“Fungi on the Rind”

Fungi on the Rind

A Camembert’s a cheese whose claim to fame
Involves a smelliness that’s hard to name.

Mushroom aromas with a barnyard twist,
Hints of ripe laundry by garlic kissed,

This is how the cheese’s loving hordes
Try to put their passion into words.

Who, after all, could possibly not savor
The scents these connoisseurs insanely favor:

Dirty t-shirts, sweaty pants, and cow pies,
Toadstools blooming next to fragrant pig stys.

But let us let that be just as it may.
About this cheese there’s even more to say.

Camembert, while young, lives in a rind.
A nicer cover would be hard to find.

A living surface, not unlike our “peau,”
(That’s French for “skin” in case you didn’t know),

The rind provides a shelter good and moldy
To help the cheese become a golden oldy.

The cheese in turn feeds fungi on the rind.
Help me, it says, and I’ll repay in kind.

And here’s what seems well nigh incredible:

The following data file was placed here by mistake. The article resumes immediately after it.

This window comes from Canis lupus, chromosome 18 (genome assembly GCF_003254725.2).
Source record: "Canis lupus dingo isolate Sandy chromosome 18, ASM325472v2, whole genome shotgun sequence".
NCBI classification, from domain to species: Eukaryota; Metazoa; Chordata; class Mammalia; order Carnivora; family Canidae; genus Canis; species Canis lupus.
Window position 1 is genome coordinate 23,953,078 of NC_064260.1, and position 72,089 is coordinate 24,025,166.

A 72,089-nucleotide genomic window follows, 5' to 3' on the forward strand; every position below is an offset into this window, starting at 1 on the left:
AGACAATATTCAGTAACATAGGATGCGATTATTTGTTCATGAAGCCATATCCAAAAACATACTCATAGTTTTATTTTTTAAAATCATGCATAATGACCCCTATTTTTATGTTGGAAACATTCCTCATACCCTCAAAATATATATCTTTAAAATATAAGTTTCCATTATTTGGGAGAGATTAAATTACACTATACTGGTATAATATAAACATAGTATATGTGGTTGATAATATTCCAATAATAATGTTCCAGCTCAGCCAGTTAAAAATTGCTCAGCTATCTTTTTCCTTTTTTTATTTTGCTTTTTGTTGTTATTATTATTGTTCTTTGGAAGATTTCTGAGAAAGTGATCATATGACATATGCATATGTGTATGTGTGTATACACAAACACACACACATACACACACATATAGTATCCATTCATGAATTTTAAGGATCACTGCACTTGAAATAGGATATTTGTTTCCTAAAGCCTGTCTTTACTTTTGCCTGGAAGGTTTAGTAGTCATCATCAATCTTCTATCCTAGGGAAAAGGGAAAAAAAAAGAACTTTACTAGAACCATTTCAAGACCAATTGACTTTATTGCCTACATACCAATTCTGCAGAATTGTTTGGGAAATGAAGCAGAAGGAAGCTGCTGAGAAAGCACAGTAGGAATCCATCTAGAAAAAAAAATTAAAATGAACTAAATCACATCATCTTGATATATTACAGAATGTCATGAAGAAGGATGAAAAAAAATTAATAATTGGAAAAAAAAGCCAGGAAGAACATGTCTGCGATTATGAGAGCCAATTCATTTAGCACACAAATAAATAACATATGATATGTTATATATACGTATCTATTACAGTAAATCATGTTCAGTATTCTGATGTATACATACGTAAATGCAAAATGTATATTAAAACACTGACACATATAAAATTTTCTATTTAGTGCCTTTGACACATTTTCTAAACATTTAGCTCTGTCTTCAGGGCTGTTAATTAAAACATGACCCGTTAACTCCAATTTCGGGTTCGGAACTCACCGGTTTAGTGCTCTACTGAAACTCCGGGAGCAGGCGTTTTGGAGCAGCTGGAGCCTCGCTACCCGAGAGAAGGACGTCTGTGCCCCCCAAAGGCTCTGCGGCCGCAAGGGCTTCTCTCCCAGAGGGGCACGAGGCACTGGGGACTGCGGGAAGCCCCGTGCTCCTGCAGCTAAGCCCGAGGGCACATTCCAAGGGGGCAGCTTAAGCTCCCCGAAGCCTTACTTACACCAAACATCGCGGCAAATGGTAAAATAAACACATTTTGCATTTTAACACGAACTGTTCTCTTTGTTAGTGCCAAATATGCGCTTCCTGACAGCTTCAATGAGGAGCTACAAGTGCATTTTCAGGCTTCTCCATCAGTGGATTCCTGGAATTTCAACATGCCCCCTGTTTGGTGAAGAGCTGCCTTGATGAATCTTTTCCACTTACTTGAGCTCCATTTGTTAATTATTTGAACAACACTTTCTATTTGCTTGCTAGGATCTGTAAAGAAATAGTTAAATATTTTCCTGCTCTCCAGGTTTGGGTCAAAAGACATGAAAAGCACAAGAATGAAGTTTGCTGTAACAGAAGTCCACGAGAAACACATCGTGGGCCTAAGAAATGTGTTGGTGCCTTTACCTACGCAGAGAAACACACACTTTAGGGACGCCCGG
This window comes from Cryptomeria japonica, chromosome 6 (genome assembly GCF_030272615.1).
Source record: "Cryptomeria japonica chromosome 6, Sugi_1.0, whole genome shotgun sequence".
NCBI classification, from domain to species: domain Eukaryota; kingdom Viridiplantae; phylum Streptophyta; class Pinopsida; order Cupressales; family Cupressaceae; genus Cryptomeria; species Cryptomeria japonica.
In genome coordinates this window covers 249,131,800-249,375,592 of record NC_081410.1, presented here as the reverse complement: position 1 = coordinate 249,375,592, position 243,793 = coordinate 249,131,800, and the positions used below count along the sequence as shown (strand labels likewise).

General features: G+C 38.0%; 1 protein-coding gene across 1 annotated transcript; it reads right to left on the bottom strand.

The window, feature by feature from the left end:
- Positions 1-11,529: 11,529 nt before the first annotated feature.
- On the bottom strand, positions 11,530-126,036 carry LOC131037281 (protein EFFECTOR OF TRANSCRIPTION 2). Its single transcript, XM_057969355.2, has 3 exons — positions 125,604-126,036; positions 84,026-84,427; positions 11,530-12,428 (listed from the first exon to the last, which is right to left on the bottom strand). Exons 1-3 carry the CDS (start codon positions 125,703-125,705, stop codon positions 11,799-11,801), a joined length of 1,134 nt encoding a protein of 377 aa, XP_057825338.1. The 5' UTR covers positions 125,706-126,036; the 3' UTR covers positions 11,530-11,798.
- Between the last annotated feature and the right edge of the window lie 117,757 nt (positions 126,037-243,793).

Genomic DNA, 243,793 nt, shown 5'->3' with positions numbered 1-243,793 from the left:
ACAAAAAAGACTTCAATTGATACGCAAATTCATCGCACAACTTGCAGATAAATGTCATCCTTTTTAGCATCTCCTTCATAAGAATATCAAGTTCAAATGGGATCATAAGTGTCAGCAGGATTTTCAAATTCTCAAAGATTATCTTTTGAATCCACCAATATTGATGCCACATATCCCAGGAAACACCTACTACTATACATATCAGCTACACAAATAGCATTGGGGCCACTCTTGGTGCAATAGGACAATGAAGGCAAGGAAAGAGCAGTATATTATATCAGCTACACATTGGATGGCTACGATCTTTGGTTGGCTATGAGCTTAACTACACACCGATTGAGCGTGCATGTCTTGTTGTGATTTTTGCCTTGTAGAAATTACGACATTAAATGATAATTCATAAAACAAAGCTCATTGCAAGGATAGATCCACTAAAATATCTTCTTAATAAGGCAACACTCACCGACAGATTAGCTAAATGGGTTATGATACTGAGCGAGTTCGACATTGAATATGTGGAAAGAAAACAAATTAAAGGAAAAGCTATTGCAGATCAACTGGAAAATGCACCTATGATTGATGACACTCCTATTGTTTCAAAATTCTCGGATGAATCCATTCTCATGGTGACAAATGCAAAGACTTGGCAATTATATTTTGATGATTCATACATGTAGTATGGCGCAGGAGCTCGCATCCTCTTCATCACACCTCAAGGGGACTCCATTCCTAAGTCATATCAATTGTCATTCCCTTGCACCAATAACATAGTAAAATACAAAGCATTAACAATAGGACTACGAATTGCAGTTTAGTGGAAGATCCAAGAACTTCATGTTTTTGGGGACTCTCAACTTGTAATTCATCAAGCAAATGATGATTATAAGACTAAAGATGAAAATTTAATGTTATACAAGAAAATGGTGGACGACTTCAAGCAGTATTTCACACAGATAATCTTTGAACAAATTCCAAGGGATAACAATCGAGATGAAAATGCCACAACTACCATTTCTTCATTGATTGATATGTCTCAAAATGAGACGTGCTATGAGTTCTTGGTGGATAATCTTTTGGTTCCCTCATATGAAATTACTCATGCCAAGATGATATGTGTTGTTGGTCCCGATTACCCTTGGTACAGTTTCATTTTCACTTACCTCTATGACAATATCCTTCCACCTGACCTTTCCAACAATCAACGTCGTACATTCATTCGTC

This rind for you and me is edible.

Atop the gooey goodness that comes out
The rind rewards our tastebuds with tart clout.

Come shed with me some tears of gratitude
For Camembert, a cheese with attitude,

Born in France’s Normandy, it’s said.
You bring the cheese and wine. I’ll bring the bread.

Reference
http://www.npr.org/blogs/thesalt/2012/01/05/144734043/what-the-camembert-rind-does-for-the-cheese-inside?ft=1&f=1001

(Copyright 2018 James Mansfield Nichols. All rights reserved.)

About JMN

I live in Texas and devote much of my time to easel painting on an amateur basis. I stream a lot of music, mostly jazz, throughout the day, and watch Netflix and Prime Video for entertainment. I like to read and memorize poetry.
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